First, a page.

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Posted on Thu, Apr 5, 2012 : 5 a.m.

Bridge column, April 5: The entry is there, if you think of it

By Phillip Alder

Gordon Brown, former prime minister of Great Britain, said, "I'm a great supporter of the European Union. I didn't support entry to the euro, not because I'm against it in principle, but because I didn't think it was economically right for Britain."

At the bridge table, you might have no entry to one hand, no tricks from another, and, perhaps, no pounds, euros or dollars.

In this deal, South is in three no-trump. What should he do after West leads the spade seven?

With 24 high-card points all in aces and kings, and also having one 10, South made a slightly cautious two-no-trump rebid. However, it had the big advantage of leaving North room to use Stayman or a transfer bid to investigate a possible major-suit fit. If South had rebid three no-trump, North would have had to pass unless he had either a six-card or longer major, or sufficient points to be willing to reach four no-trump. Here, of course, it was a moot point, North not caring about the majors.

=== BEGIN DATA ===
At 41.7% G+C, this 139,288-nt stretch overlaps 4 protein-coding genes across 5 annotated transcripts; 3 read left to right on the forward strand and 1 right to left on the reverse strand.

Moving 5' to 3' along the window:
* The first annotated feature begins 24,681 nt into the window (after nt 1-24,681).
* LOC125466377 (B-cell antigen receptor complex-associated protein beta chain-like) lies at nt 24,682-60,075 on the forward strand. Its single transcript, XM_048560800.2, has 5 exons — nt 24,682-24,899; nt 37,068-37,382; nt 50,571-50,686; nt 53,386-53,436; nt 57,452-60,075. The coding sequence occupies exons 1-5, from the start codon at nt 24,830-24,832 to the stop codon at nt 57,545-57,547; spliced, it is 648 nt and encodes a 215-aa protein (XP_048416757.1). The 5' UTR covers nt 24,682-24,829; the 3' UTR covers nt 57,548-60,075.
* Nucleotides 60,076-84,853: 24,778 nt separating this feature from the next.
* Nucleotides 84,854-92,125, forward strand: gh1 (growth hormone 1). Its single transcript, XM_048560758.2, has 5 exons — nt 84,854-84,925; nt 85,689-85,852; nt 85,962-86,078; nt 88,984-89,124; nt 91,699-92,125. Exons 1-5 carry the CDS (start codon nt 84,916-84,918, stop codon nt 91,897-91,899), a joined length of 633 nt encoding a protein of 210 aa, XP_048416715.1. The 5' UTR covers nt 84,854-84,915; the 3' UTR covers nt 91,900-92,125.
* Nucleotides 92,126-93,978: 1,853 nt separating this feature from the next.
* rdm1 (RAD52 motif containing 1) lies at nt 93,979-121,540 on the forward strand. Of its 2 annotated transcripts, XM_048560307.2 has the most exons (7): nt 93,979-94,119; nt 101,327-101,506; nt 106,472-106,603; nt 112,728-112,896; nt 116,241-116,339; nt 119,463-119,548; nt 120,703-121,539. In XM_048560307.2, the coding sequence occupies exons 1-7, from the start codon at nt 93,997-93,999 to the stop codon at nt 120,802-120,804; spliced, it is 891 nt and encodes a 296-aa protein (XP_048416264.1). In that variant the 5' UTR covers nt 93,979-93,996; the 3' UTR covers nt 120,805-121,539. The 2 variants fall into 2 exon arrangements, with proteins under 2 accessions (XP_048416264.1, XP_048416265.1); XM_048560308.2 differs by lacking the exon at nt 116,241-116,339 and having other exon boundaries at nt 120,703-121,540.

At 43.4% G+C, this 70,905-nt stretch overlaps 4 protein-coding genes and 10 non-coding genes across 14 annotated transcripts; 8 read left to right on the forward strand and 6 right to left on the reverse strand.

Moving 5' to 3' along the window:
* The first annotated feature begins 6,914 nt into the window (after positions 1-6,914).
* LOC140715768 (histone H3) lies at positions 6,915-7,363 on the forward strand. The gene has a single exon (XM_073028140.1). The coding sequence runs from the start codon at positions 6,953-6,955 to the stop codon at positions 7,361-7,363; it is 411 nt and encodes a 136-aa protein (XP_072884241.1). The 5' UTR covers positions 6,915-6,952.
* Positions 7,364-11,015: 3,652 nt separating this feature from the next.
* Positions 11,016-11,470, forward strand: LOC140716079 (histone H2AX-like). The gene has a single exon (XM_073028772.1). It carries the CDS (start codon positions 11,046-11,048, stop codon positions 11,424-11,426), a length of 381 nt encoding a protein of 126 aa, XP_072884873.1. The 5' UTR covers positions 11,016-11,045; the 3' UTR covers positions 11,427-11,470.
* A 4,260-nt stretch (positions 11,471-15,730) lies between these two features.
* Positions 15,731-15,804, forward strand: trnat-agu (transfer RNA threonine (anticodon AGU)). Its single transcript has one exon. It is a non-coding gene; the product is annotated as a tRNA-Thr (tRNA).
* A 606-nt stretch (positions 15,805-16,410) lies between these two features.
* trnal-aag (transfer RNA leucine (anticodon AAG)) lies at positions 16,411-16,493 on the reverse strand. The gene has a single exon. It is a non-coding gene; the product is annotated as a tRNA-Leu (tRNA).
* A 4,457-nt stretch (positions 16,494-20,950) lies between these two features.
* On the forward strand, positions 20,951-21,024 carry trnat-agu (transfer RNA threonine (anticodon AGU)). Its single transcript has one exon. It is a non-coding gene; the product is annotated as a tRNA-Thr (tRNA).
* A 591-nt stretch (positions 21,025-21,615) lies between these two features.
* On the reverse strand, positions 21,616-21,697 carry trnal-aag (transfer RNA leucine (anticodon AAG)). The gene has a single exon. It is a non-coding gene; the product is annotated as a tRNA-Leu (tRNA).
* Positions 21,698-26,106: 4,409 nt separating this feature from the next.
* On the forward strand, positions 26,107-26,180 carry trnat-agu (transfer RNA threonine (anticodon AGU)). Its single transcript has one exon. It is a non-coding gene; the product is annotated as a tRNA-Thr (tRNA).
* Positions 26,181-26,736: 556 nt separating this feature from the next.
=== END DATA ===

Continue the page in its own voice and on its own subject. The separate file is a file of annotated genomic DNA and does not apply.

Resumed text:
South seems to start with nine top tricks: three spades (given the lead), four diamonds and two clubs. However, to get four diamond tricks, declarer must first cash his ace and king, then cross to the dummy. And what is the dummy entry?

The only candidate is the spade jack. So South must resist the temptation to win the first trick with his 10; he must take the trick with his ace or king. Then, after unblocking his diamond honors, declarer leads a low spade toward dummy's jack.

West wins with his queen and shifts to a club, but South collects those nine tricks. ** ** **